Ralph: Well, we will get a recovery if -- and this is important -- if the people who have their jobs believe they're going to keep them, and we shouldn't expect people who are unemployed now to spend money on new cookers -- let's be clear about that. What I want to see is that, even in Spain, even in Greece, for that matter, there are lots of people who have jobs who are making money, who are actually living life a lot cheaper than they did before. Those people have to believe they're going to keep their jobs, so in essence, what we have to hear from Europe is, it may take a long time to recover, but right now we're not getting worse. That's the key thing -- we're not getting worse. People who have their jobs will start spending if they believe it's not going to get worse, and right now no-one believes that, and also we are always thinking that we have to have the economy recovering in the next three months. We don't -- we have to stop it from going down. That's all we have to do, and right now the politicians have not been focused on that.
David: OK, so what is your outlook for the European banks, then, given that you've painted this picture for the eurozone economies? What is the outlook for these European banks in Europe?
Ralph: I've put them into two baskets. The first basket is the large, very well-diversified European banks, BNP Paribus, Soc Gen, HSBC -- these types of organizations. I think that those particular organizations are going to do relatively well. Why? Because they're getting the lion's share of the investment banking operations, and also the corporate banking. What we're seeing is that, when a company needs money or a company wants to do an underwriting of whatever kind, they're actually gravitating to 10 banks, whereas 10 years ago they were gravitating to 200. So those banks that are getting the lion's share I think are going to do relatively well. Now, that leaves the middle area, so we have about 7,000 mid-sized banks in Europe. I am not positive about those organizations. I think we're going to have to see additional funding going into them, and as a result I think the governments are going to get fed up, and start forcing these organizations to merge. We're going to see great consolidation within the financial services industry over the next three to five years. I think most of it's going to happen because it's going to be forced to happen, not because it makes economic sense or no sense -- it's just because it has to happen, because we have to reduce the number of banks. But to be honest with you, in Europe right now we could lose 30% of the banks, and no one would notice. We'd notice because we have about 30% over-capacity in the banking industry in Europe already.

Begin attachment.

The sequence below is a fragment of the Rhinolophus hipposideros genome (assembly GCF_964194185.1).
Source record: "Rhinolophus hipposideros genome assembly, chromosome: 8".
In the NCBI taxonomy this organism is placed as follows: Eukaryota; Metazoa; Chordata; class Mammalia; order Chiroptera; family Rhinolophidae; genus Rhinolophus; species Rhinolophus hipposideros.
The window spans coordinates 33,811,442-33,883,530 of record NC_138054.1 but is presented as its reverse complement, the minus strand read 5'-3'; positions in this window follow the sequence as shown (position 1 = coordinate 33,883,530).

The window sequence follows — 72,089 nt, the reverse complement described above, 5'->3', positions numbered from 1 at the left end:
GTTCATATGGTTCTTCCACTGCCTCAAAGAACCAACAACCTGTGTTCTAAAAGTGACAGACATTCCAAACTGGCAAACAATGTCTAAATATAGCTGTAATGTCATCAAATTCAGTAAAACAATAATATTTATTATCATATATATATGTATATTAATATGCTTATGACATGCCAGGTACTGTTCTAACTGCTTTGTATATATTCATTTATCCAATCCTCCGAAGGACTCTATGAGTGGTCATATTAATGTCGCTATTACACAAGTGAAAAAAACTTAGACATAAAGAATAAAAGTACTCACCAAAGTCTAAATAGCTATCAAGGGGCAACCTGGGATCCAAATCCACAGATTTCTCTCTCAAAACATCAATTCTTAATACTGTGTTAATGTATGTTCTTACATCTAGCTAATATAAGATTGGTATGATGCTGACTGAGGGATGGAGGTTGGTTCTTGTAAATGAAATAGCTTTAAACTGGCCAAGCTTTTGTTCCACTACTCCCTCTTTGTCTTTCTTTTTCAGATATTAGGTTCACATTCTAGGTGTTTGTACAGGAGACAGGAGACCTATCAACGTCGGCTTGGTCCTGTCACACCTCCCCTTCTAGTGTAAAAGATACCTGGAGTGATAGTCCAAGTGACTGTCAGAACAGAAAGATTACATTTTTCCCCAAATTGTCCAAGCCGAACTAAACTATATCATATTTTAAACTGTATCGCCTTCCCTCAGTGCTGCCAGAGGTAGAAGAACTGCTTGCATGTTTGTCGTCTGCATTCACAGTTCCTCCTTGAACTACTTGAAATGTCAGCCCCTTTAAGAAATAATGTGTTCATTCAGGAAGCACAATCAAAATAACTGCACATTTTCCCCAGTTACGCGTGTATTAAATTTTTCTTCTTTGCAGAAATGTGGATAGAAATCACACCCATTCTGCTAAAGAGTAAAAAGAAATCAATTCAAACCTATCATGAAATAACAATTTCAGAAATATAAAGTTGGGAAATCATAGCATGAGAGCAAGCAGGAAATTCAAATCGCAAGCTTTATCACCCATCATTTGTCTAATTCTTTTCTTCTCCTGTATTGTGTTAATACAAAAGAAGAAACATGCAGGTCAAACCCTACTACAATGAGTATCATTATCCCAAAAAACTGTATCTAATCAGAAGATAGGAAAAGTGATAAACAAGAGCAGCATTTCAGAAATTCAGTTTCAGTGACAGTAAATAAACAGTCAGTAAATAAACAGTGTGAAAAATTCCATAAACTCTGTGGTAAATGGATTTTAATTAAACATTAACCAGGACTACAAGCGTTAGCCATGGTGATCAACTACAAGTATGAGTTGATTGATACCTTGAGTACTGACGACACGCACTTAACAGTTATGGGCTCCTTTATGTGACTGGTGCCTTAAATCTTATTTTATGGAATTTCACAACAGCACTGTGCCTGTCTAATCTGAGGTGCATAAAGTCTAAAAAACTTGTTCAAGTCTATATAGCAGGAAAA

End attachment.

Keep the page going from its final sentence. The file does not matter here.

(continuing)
David: But are you saying that's not applicable to the U.K., because the U.K., they want more competition? I mean, this is what George Osborne and the coalition government is actually saying -- we need more competition in the U.K., and yet over in Europe you're saying we need more consolidation?
Ralph: No, I'm including U.K. when I say Europe, by the way, and I know that yes, the U.K. government wants more competition -- not just the U.K. government, every European government wants more competition, no question whatsoever. But it's not going to happen, and it's not going to happen because access to liquidity requires size, and we have to look at places. France is a good example -- Canada, Australia -- diversified organizations is the only safety against the next problem, and that's why we're going to see a proliferation of large banks instead of the small ones. I know the government wants it opposite, and to be honest with you, I think we should have more competition, I believe that, but it's just, the economics don't work.
David: But the thing about this providing of the liquidity, hasn't the ECB and also the Bank of England already provided billions, if not trillions, of liquidity to banks? Where has all this money gone?
Ralph: You know, I have to tell you, that is a great question, because I really don't know! It hasn't gone into my bank account, I'll tell you that much. I know that it's really to cover capital adequacy, and I think most of it's sort of sitting in liquidity pools somewhere to match capital adequacy requirements, and I think that's where most of it's sitting, and I think that a lot of it's going because banks have lost a lot in prop trading, so they need to keep alive and pay the bills. I don't think any of it's gone to customer money. I don' think any customers have lost money. I don't think governments actually support any of that, and I think that's the way it should be. But yes, there needs to be a better accounting of where each one of those pounds and those euros went to, because right now it's very, very weird.
David: It is very strange, and one of the things that is worrying people is that this money is just sitting in these European bank accounts at the moment, on their balance sheets, and what is going to happen when all of this money, a trillion in Europe and close onto 400 billion here in the U.K., does emerge from these banks, when the economic conditions start to improve, and you get one-and-a-half trillion just flooding the market, what is going to happen at that stage?